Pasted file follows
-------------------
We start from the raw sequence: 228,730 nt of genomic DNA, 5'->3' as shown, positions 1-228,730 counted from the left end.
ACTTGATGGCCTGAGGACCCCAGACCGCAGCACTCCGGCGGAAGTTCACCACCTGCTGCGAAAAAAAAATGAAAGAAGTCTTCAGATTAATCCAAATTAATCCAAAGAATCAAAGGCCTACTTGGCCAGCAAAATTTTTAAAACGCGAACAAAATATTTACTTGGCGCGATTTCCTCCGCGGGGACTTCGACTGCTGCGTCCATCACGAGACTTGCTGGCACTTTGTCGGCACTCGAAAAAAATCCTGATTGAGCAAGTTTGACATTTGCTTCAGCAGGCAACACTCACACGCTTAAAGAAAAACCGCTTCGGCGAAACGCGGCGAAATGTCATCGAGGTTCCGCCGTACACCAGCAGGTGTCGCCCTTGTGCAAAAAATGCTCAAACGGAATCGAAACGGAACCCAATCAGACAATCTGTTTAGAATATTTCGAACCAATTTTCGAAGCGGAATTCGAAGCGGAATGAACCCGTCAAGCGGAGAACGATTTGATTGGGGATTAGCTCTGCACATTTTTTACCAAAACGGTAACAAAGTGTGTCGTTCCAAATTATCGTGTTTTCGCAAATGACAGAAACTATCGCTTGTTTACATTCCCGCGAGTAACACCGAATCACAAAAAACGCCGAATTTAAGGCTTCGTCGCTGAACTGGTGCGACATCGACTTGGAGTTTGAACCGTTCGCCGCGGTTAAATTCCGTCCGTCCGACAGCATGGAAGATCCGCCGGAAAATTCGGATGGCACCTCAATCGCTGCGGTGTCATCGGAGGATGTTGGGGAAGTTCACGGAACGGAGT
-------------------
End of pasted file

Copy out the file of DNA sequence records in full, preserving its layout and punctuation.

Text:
We start from the raw sequence: 228,730 nt of genomic DNA, 5'->3' as shown, positions 1-228,730 counted from the left end.
ACTTGATGGCCTGAGGACCCCAGACCGCAGCACTCCGGCGGAAGTTCACCACCTGCTGCGAAAAAAAAATGAAAGAAGTCTTCAGATTAATCCAAATTAATCCAAAGAATCAAAGGCCTACTTGGCCAGCAAAATTTTTAAAACGCGAACAAAATATTTACTTGGCGCGATTTCCTCCGCGGGGACTTCGACTGCTGCGTCCATCACGAGACTTGCTGGCACTTTGTCGGCACTCGAAAAAAATCCTGATTGAGCAAGTTTGACATTTGCTTCAGCAGGCAACACTCACACGCTTAAAGAAAAACCGCTTCGGCGAAACGCGGCGAAATGTCATCGAGGTTCCGCCGTACACCAGCAGGTGTCGCCCTTGTGCAAAAAATGCTCAAACGGAATCGAAACGGAACCCAATCAGACAATCTGTTTAGAATATTTCGAACCAATTTTCGAAGCGGAATTCGAAGCGGAATGAACCCGTCAAGCGGAGAACGATTTGATTGGGGATTAGCTCTGCACATTTTTTACCAAAACGGTAACAAAGTGTGTCGTTCCAAATTATCGTGTTTTCGCAAATGACAGAAACTATCGCTTGTTTACATTCCCGCGAGTAACACCGAATCACAAAAAACGCCGAATTTAAGGCTTCGTCGCTGAACTGGTGCGACATCGACTTGGAGTTTGAACCGTTCGCCGCGGTTAAATTCCGTCCGTCCGACAGCATGGAAGATCCGCCGGAAAATTCGGATGGCACCTCAATCGCTGCGGTGTCATCGGAGGATGTTGGGGAAGTTCACGGAACGGAGT